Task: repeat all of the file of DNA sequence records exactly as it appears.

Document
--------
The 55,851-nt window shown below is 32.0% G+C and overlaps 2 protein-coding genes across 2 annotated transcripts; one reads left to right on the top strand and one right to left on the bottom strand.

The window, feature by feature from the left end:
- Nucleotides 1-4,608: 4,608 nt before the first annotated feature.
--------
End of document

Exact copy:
The 55,851-nt window shown below is 32.0% G+C and overlaps 2 protein-coding genes across 2 annotated transcripts; one reads left to right on the top strand and one right to left on the bottom strand.

The window, feature by feature from the left end:
- Nucleotides 1-4,608: 4,608 nt before the first annotated feature.